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Temple of Emerald Buddha, Bangkok - Thailand


It is easy to lose yourself in the fairy-tale mystique of Wat Phra Kaeo(or Temple of Emerald Buddha). Shimmering gilt towers, or stupas, vie for your attention with golden buildings topped with soaring arched roofs of multicoloured tiles. Small shrines give out clouds of sweet-smelling incense, and their fearsome stone guardians tower high above your head. But this is no fantasy palace: this is the most sacred place in Thai Buddhism - home to an Emerald Buddha statue so precious that nations have gone to war over it.


Wat Phra Kaeo is a Buddhist monastery inside the Grand Palace in central Bangkok, and although it looks shiny and new it actually dates from 1792, soon after the Thai army captured the Emerald Buddha from Laos. The most important building of Wat Phra Kaeo is the Temple of the Emerald Buddha. This massive prayer hall is built on a marble platform, and surrounded by effigies of gilded garudas (mythical divine birds) to ward off evil spirits. The inside of the temple is covered from floor to ceiling with incredibly detailed murals showing the life and teachings of the Buddha.

Temple of Emerald Buddha Bangkok

The Emerald Buddha - in reality carved jade and only 75 cm high - sits on a high altar surrounded by other Buddha images. At a small shrine just outside the Temple an almost constant stream of worshippers makes offerings of incense, food and gold leaf, before entering the prayer hall to pray.

On one side of the Wat, on another raised platform, are three stupas, the two smaller ones, encircled by statues of mystical guardians, built as memorials to the parents of King Rama I who founded Wat Phra Kaeo. Nearby is Prasat Phra Dhepbidorn (the Royal Pantheon), where statues of past rulers are enshrined. and a library, both covered in ornate giltwork. Of interest to anyone heading on to Cambodia is a model of Angkor Wat, made almost 150 years ago.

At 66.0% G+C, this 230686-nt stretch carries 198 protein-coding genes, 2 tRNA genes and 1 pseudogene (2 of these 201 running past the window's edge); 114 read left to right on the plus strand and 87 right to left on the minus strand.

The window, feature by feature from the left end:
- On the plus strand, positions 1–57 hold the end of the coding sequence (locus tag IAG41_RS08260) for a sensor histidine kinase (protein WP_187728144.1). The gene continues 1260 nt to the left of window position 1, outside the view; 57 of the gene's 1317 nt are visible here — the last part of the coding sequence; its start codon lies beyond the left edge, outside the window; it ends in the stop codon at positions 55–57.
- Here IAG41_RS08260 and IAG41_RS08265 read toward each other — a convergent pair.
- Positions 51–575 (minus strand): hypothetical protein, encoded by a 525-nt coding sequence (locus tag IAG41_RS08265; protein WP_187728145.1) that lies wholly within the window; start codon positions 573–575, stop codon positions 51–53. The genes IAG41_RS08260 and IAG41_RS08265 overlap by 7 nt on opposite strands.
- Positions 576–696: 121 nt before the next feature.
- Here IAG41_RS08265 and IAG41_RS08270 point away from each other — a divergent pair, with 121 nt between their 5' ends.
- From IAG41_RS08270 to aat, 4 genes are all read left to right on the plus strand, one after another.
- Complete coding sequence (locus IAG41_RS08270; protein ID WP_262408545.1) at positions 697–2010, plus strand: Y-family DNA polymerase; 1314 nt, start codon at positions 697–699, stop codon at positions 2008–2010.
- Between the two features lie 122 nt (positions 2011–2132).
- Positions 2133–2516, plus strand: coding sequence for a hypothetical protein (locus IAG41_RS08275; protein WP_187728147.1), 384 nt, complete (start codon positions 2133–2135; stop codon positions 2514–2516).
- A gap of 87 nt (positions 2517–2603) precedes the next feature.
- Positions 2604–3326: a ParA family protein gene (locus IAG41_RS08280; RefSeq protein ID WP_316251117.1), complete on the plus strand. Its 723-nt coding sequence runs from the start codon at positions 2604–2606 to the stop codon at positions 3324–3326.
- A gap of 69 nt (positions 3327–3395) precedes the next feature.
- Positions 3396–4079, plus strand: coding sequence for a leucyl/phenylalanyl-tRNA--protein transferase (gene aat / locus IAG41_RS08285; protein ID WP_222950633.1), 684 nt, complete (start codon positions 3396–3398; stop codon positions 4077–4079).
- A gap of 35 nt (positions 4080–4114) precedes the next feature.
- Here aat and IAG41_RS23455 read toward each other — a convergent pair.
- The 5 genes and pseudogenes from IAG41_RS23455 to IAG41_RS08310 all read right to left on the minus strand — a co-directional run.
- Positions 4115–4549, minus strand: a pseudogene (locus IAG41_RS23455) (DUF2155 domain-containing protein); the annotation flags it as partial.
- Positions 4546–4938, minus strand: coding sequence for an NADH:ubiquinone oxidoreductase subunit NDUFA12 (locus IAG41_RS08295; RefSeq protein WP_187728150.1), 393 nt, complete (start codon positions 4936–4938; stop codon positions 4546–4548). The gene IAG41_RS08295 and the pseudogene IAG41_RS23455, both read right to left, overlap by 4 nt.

Statue of a kinnara in Wat Phra Kaew


To appreciate the peace and spirituality of Wat Phra Kaeo it is best to arrive before the coach parties. If you hurry straight to the Wat when the gates of the Grand Palace open at 8.30 a.m., you can generally have up to half an hour of total peace until you see your first camcorder. Alternatively. if you can stand the stifling heat of the afternoon, aim to arrive around 3.30 p.m. - about an hour before the palace closes. Find a shady spot and sit quietly as the crowds thin out, and for the last half hour you will be able to enjoy the place in almost complete solitude. One of the uniformed guards will gently inform you when it's time to leave.

Visitors to the Grand Palace must observe a strict dress code, which prohibits shorts and short skirts, sleeveless tops and sandals. This code is rigidly enforced and can be expanded at whim to include other 'disrespectful' items. 'Decent' clothing may be hired, but appears to date from the 1970s so it is dubious both stylistically and hygienically.


Bangkok (known to the Thais as Krung Thep, or City of Angels) is easily reached from most capital cities in the world, either on the excellent Thai Airways or on other national carriers. Traffic in Bangkok is notorious and the pollution will literally take your breath away. The most pleasant way to travel is on a river boat on the busy Chao Phraya River and there is a stop for the Grand Palace.


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